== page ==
GOP candidates promise to fight to retain cap on local taxes

October 26, 1994|By Tom Bowman | Tom Bowman,Sun Staff Writer

Twenty-two GOP candidates, ranging from county to statewide hopefuls, promised the Anne Arundel Taxpayers Association to oppose any attempt to overturn the county's property tax cap or increase the piggyback tax, the amount of income tax the county collects.

The candidates, including John G. Gary, the association's choice for county executive, signed an anti-tax pledge for the group during a ceremony in front of the State House in Annapolis.

"This campaign . . . is about how you want your money spent over the next four years," said Mr. Gary, who is running against Democrat Theodore J. Sophocleus.

The piggyback tax, which is based on state income tax rates, became an issue after Ellen R. Sauerbrey, the Republican candidate for governor, promised to cut state income tax rates by 24 percent over four years. Local budget analysts fear those cuts would sharply reduce the amount the counties can collect.

Those who signed the taxpayers association pledge include: Mrs. Sauerbrey, U.S. Senate candidate Bill Brock, state Senate candidates, Mary Rose and C. Edward Middlebrooks, House of Delegate candidates; Doug Arnold, John R. Leopold, James R. Rzepkowski, Ralph C. Rosaker, Victoria Schade, Joan Beck and Gerald Starr, County Council candidates Diane R. Evans, Carl G. "Dutch" Holland, Bert L. Rice and William H. Mulford.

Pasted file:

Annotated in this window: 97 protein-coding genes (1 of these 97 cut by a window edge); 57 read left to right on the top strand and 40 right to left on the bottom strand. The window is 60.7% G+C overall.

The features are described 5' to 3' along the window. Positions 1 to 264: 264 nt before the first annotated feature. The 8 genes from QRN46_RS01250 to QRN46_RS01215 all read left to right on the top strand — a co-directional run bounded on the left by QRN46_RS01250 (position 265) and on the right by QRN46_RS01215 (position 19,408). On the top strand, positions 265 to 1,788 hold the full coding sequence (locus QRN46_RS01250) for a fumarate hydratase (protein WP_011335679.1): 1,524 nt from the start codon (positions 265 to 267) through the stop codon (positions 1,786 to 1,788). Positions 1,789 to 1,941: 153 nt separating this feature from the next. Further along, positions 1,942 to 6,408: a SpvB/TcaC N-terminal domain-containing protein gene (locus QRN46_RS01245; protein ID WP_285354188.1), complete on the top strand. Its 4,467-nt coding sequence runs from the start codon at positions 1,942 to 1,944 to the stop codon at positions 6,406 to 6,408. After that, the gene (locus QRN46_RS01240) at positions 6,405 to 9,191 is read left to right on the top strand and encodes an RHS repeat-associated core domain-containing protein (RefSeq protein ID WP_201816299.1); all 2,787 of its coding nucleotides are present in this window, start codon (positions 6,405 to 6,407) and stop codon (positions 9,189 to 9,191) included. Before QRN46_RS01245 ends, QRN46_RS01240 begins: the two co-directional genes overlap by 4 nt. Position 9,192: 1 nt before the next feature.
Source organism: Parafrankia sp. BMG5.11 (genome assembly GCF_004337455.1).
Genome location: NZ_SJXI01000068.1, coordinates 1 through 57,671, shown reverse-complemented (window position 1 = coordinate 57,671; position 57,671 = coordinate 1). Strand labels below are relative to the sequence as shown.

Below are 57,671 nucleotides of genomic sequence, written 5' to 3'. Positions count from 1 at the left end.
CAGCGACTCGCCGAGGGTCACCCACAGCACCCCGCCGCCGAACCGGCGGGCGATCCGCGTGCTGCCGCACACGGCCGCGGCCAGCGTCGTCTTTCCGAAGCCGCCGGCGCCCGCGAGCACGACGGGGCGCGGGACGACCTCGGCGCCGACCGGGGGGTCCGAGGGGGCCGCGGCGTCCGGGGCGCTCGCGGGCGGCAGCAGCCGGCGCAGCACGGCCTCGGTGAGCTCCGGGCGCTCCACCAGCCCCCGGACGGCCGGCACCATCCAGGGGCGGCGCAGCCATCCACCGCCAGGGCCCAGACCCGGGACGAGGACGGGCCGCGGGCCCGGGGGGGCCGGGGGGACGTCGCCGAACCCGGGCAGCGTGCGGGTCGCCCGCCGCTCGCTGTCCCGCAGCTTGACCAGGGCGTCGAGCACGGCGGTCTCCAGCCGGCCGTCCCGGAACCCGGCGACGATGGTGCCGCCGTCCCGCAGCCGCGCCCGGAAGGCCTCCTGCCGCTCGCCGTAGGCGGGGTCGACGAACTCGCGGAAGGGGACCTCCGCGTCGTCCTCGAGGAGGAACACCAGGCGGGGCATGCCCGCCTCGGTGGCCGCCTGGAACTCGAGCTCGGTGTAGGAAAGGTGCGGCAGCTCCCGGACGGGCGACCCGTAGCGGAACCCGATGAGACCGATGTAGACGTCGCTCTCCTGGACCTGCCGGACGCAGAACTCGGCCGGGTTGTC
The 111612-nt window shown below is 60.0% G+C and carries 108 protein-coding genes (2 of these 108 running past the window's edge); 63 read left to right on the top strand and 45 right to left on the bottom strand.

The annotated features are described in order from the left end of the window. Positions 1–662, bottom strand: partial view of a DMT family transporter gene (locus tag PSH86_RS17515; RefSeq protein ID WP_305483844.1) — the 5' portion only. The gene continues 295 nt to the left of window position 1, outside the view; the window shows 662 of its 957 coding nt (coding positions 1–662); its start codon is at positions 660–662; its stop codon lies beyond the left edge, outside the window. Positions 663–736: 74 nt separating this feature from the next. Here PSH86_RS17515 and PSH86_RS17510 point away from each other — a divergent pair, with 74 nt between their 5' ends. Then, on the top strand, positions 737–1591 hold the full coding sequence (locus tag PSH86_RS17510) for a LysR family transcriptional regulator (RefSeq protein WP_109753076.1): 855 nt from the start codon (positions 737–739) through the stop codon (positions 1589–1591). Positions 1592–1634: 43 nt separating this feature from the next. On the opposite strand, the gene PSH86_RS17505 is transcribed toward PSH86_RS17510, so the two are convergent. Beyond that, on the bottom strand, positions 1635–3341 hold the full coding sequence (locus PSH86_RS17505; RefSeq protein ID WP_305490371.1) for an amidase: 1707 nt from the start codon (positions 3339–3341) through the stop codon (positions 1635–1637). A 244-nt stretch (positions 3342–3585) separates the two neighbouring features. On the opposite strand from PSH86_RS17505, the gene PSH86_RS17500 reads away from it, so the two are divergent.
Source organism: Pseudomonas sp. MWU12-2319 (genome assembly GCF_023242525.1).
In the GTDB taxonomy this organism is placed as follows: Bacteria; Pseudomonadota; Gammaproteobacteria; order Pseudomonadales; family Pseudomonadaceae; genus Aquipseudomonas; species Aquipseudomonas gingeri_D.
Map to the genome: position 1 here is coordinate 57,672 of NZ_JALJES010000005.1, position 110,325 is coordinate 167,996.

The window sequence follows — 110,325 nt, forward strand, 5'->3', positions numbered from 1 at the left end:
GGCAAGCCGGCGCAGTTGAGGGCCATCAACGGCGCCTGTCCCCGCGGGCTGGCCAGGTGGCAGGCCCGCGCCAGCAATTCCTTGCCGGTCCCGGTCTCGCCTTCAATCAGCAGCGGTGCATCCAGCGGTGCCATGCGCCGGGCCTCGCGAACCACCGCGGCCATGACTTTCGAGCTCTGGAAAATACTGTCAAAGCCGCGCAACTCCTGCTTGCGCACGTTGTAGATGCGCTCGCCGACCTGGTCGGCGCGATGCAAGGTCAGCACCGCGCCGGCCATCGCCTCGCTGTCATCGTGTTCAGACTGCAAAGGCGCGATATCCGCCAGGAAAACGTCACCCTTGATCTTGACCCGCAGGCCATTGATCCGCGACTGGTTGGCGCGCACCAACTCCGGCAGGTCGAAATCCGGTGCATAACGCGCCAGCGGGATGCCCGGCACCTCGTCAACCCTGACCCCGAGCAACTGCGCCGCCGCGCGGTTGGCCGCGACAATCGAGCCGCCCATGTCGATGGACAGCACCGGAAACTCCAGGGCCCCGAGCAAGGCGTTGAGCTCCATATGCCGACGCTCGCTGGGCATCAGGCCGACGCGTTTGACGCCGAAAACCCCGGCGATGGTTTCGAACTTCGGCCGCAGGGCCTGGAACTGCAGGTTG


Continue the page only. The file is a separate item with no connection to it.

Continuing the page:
In addition to opposing tax increases, pledge signers supported term limits for elected officials.

Meanwhile, Robert Schaeffer, the association president, said that the group's survey of 100 county residents found that "people think crime is the biggest problem."

Many respondents said the judicial system is "in total disarray" and has "let the police down repeatedly," he said.

The survey's results show that county government should limit spending and stress "basic services," such as police and fire protection, trash collection and libraries, said Mr. Schaeffer.

Ninety percent of respondents also favor an elected school board and a specific, detailed line-item budget, he said.

Baltimore Sun Articles
Please note the green-lined linked article text has been applied commercially without any involvement from our newsroom editors, reporters or any other editorial staff.